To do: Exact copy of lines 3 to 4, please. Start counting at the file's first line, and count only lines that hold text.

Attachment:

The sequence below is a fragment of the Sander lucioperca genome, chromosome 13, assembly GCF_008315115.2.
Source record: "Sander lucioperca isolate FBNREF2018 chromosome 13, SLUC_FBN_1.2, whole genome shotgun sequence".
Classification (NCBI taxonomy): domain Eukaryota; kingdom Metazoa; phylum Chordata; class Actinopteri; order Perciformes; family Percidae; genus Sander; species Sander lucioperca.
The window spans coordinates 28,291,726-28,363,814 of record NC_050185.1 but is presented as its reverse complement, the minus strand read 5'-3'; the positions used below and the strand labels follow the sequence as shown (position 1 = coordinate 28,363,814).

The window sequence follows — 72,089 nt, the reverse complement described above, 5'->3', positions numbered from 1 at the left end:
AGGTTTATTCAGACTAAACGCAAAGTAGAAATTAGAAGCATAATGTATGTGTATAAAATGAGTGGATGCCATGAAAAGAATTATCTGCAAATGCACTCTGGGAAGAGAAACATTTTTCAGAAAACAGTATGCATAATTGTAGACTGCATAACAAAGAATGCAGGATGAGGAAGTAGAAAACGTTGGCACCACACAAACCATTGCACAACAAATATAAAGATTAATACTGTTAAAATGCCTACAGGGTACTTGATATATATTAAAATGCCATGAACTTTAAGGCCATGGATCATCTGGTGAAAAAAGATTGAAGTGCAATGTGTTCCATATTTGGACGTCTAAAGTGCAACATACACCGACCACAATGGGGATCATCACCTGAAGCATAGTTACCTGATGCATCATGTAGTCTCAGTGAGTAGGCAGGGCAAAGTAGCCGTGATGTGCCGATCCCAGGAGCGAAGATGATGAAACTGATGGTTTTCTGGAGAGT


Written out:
Classification (NCBI taxonomy): domain Eukaryota; kingdom Metazoa; phylum Chordata; class Actinopteri; order Perciformes; family Percidae; genus Sander; species Sander lucioperca.
The window spans coordinates 28,291,726-28,363,814 of record NC_050185.1 but is presented as its reverse complement, the minus strand read 5'-3'; the positions used below and the strand labels follow the sequence as shown (position 1 = coordinate 28,363,814).